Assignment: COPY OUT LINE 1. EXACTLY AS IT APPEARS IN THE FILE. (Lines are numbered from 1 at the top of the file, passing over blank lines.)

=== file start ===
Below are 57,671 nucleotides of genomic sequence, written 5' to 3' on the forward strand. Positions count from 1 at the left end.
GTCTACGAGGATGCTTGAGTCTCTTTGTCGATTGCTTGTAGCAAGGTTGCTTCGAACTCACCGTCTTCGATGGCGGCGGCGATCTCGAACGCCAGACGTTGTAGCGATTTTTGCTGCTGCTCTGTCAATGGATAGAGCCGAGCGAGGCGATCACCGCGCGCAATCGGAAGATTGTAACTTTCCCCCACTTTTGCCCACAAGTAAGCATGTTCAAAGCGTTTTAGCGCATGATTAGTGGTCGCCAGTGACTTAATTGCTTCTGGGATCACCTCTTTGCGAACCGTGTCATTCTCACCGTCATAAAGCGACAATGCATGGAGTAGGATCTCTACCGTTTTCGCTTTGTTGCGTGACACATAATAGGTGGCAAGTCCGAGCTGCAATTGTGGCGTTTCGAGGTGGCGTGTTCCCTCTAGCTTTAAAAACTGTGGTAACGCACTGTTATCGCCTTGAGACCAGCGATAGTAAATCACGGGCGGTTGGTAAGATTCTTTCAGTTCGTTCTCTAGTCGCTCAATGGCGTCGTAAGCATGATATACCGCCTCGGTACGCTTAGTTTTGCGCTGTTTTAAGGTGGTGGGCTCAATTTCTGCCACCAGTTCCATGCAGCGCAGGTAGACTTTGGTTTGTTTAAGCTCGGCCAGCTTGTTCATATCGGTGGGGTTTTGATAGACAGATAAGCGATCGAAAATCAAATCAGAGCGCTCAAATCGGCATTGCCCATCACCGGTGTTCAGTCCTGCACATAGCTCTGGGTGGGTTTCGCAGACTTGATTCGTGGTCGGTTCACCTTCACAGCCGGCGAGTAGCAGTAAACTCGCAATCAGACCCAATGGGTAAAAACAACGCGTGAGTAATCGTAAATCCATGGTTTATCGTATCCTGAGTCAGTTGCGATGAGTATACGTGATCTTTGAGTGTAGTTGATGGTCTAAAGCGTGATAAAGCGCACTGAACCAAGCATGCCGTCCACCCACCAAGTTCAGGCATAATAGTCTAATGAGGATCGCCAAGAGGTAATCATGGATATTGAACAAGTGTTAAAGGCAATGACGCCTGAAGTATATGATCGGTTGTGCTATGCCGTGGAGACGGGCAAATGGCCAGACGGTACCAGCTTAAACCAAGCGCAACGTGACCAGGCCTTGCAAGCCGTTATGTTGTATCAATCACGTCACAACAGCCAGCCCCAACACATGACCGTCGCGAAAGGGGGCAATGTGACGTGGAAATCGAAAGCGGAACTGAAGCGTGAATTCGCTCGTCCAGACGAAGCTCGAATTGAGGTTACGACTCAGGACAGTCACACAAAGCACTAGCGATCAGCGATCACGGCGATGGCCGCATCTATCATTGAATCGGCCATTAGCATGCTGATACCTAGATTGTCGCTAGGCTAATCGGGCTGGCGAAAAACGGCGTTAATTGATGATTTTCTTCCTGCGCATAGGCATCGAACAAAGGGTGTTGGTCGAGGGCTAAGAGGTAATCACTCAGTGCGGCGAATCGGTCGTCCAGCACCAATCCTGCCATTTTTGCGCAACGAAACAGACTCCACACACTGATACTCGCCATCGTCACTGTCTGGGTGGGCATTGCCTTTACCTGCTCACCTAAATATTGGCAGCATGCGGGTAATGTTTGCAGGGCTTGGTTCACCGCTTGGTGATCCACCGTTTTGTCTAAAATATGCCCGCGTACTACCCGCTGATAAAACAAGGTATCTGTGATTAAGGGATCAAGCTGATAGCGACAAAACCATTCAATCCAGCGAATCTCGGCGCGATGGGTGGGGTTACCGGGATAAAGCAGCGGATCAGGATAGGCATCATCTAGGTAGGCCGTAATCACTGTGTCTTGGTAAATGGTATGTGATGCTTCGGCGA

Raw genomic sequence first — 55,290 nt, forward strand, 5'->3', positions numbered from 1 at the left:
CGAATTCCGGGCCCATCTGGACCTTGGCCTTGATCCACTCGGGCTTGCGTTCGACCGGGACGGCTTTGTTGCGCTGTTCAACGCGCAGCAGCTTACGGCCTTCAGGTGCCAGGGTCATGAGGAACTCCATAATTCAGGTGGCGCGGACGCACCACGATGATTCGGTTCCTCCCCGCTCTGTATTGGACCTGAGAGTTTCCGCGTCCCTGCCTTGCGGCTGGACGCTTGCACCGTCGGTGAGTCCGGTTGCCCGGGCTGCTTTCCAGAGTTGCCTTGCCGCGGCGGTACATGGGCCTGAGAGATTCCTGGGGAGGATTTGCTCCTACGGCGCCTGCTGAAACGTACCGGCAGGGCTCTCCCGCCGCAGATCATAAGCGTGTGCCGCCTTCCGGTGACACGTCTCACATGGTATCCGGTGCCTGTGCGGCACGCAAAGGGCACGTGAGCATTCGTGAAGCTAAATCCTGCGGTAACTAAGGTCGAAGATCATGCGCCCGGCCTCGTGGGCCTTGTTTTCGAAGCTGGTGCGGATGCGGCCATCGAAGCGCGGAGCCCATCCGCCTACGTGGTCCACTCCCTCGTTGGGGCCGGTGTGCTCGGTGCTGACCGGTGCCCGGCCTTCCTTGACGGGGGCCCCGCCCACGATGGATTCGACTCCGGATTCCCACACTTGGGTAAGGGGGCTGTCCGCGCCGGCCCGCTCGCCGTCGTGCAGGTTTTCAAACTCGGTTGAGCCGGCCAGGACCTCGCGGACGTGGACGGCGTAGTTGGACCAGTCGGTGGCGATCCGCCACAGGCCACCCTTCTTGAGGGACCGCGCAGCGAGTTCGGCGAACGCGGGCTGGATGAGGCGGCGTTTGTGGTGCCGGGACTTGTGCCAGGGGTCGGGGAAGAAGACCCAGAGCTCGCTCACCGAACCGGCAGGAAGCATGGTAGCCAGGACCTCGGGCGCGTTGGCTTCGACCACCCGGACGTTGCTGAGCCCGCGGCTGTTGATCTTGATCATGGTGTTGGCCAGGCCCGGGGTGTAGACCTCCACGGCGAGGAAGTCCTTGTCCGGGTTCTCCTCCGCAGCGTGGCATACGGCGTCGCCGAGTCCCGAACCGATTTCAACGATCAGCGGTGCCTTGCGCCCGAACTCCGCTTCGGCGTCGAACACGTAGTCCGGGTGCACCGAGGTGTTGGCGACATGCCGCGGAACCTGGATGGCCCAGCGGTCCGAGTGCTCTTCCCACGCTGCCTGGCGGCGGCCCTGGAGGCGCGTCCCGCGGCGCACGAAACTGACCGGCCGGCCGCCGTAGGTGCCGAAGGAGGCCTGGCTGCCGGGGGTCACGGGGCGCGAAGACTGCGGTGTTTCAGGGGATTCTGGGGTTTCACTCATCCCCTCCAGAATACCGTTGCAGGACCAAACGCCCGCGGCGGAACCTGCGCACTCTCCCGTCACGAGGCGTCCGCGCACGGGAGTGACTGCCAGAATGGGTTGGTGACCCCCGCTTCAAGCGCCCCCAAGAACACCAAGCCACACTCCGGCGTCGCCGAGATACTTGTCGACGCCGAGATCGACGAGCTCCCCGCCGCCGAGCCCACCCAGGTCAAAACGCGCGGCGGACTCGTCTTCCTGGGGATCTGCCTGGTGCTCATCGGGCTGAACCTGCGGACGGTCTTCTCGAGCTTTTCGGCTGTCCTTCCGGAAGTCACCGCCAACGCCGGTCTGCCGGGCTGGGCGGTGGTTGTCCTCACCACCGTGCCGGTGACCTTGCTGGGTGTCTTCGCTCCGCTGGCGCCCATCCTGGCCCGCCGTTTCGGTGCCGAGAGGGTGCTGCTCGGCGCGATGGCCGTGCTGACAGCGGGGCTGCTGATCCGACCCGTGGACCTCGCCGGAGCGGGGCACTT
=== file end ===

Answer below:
Below are 57,671 nucleotides of genomic sequence, written 5' to 3' on the forward strand. Positions count from 1 at the left end.